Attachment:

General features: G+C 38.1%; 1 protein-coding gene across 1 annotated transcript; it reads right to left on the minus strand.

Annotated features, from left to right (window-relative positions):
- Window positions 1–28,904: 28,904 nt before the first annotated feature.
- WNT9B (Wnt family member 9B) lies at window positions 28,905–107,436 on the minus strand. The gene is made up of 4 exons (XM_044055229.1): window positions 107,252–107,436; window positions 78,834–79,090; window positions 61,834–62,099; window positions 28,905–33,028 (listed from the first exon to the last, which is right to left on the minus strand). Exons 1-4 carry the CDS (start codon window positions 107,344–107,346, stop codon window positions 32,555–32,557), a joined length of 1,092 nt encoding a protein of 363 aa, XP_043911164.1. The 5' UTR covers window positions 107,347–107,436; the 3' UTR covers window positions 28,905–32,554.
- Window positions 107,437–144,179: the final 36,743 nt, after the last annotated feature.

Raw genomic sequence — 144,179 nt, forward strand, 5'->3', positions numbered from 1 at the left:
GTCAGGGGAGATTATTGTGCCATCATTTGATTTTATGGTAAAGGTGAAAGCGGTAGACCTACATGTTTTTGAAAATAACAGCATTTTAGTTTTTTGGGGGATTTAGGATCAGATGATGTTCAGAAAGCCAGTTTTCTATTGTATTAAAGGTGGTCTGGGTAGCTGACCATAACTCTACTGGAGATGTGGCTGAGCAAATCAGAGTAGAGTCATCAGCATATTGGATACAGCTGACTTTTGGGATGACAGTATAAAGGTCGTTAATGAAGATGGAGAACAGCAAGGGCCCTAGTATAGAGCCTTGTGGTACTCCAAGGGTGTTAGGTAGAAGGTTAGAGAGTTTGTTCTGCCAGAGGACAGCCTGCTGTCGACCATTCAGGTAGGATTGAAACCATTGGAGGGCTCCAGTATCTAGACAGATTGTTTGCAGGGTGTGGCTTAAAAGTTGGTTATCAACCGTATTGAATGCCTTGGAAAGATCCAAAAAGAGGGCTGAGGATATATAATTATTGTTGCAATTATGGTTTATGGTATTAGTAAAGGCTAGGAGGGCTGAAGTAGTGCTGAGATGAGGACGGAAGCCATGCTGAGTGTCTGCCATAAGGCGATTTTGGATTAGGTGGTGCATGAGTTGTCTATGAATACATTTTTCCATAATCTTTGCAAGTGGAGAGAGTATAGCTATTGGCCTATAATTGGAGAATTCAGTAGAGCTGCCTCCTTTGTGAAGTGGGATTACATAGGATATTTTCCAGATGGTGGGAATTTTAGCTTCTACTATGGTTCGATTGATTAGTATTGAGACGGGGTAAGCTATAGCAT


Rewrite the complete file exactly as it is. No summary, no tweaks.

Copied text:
General features: G+C 38.1%; 1 protein-coding gene across 1 annotated transcript; it reads right to left on the minus strand.

Annotated features, from left to right (window-relative positions):
- Window positions 1–28,904: 28,904 nt before the first annotated feature.
- WNT9B (Wnt family member 9B) lies at window positions 28,905–107,436 on the minus strand. The gene is made up of 4 exons (XM_044055229.1): window positions 107,252–107,436; window positions 78,834–79,090; window positions 61,834–62,099; window positions 28,905–33,028 (listed from the first exon to the last, which is right to left on the minus strand). Exons 1-4 carry the CDS (start codon window positions 107,344–107,346, stop codon window positions 32,555–32,557), a joined length of 1,092 nt encoding a protein of 363 aa, XP_043911164.1. The 5' UTR covers window positions 107,347–107,436; the 3' UTR covers window positions 28,905–32,554.
- Window positions 107,437–144,179: the final 36,743 nt, after the last annotated feature.

Raw genomic sequence — 144,179 nt, forward strand, 5'->3', positions numbered from 1 at the left:
GTCAGGGGAGATTATTGTGCCATCATTTGATTTTATGGTAAAGGTGAAAGCGGTAGACCTACATGTTTTTGAAAATAACAGCATTTTAGTTTTTTGGGGGATTTAGGATCAGATGATGTTCAGAAAGCCAGTTTTCTATTGTATTAAAGGTGGTCTGGGTAGCTGACCATAACTCTACTGGAGATGTGGCTGAGCAAATCAGAGTAGAGTCATCAGCATATTGGATACAGCTGACTTTTGGGATGACAGTATAAAGGTCGTTAATGAAGATGGAGAACAGCAAGGGCCCTAGTATAGAGCCTTGTGGTACTCCAAGGGTGTTAGGTAGAAGGTTAGAGAGTTTGTTCTGCCAGAGGACAGCCTGCTGTCGACCATTCAGGTAGGATTGAAACCATTGGAGGGCTCCAGTATCTAGACAGATTGTTTGCAGGGTGTGGCTTAAAAGTTGGTTATCAACCGTATTGAATGCCTTGGAAAGATCCAAAAAGAGGGCTGAGGATATATAATTATTGTTGCAATTATGGTTTATGGTATTAGTAAAGGCTAGGAGGGCTGAAGTAGTGCTGAGATGAGGACGGAAGCCATGCTGAGTGTCTGCCATAAGGCGATTTTGGATTAGGTGGTGCATGAGTTGTCTATGAATACATTTTTCCATAATCTTTGCAAGTGGAGAGAGTATAGCTATTGGCCTATAATTGGAGAATTCAGTAGAGCTGCCTCCTTTGTGAAGTGGGATTACATAGGATATTTTCCAGATGGTGGGAATTTTAGCTTCTACTATGGTTCGATTGATTAGTATTGAGACGGGGTAAGCTATAGCAT